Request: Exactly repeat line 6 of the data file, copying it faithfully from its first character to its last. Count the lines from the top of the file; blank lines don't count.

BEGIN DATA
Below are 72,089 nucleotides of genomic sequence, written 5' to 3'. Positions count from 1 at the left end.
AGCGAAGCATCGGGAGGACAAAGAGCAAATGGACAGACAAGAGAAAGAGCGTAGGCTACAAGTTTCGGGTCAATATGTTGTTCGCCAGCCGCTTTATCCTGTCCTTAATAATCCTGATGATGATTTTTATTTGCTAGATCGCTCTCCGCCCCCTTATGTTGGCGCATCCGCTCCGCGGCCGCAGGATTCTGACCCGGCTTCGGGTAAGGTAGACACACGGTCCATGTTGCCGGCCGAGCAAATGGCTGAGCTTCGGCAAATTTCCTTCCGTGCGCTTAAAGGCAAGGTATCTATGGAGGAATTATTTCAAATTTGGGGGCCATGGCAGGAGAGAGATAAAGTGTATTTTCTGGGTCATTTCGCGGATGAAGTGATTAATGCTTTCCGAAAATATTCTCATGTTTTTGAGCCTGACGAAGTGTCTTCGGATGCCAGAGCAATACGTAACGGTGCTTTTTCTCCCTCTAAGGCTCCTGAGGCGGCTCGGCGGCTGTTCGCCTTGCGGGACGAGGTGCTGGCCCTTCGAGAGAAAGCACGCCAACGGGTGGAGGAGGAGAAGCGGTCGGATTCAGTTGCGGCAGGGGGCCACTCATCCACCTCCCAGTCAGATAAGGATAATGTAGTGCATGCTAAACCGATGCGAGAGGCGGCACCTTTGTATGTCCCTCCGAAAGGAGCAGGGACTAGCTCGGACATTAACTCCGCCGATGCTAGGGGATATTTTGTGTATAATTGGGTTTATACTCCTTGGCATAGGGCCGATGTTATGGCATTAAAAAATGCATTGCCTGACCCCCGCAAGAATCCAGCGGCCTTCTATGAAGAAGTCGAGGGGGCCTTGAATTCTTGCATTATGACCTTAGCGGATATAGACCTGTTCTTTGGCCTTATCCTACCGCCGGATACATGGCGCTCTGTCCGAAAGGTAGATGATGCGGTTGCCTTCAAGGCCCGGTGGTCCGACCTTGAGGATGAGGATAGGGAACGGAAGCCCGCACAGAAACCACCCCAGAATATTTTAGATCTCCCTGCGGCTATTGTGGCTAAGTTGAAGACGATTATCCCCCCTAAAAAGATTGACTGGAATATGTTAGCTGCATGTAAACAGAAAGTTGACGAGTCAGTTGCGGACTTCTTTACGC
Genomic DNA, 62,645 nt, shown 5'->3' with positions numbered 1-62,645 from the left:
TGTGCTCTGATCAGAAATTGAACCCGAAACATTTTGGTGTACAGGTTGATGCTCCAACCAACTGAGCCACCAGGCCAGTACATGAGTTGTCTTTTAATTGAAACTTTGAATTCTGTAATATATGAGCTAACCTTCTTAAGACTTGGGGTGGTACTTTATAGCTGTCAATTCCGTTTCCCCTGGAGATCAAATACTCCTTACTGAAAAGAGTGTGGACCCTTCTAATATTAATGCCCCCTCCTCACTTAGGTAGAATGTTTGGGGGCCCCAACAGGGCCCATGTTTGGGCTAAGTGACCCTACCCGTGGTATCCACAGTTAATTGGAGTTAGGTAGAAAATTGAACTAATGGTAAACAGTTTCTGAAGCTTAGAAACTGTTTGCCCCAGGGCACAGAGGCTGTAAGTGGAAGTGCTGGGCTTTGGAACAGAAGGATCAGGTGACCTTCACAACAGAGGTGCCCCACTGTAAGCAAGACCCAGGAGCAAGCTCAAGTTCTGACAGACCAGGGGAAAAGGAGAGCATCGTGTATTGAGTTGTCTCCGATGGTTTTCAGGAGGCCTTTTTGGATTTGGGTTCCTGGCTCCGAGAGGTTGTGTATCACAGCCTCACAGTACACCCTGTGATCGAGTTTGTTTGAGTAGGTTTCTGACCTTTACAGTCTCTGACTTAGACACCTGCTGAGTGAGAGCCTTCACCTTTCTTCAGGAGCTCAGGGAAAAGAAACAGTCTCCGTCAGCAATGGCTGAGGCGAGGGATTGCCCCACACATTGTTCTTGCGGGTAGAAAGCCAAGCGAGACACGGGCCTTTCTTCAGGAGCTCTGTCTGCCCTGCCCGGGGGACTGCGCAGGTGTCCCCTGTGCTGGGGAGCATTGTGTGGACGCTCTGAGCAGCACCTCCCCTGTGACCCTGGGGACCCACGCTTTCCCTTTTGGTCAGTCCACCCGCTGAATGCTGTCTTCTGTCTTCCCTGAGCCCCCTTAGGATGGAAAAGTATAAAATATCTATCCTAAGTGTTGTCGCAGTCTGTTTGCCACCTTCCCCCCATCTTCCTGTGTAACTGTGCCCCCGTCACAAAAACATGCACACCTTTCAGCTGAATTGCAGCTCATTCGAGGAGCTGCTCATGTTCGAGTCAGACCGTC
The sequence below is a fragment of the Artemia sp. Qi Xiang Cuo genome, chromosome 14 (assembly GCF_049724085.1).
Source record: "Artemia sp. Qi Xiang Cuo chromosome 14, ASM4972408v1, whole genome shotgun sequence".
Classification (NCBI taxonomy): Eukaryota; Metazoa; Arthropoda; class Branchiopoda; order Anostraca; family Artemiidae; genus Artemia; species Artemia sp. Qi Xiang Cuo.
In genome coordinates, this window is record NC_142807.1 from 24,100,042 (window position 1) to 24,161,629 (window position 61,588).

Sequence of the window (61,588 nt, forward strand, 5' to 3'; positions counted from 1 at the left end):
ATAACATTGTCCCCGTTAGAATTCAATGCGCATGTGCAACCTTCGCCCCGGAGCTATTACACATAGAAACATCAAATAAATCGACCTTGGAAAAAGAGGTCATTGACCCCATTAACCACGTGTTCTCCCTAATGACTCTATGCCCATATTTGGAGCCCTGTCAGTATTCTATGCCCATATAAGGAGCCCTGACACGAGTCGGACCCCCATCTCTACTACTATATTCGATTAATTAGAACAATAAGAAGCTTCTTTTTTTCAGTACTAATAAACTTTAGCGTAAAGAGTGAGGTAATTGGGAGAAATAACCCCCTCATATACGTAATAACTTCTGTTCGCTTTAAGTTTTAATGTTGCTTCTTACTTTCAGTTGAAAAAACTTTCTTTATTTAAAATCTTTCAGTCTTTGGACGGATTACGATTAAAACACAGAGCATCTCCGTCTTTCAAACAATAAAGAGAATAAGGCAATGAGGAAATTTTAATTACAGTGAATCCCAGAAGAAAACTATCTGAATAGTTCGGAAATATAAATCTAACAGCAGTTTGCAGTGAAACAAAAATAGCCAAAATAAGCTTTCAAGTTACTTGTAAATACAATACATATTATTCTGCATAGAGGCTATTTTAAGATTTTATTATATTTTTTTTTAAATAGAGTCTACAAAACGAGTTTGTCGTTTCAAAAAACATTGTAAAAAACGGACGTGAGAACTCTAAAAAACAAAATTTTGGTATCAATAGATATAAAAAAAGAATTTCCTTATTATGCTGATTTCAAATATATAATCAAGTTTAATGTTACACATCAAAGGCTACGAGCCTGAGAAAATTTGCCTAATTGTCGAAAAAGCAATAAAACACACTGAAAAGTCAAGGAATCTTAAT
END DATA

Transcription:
Source record: "Artemia sp. Qi Xiang Cuo chromosome 14, ASM4972408v1, whole genome shotgun sequence".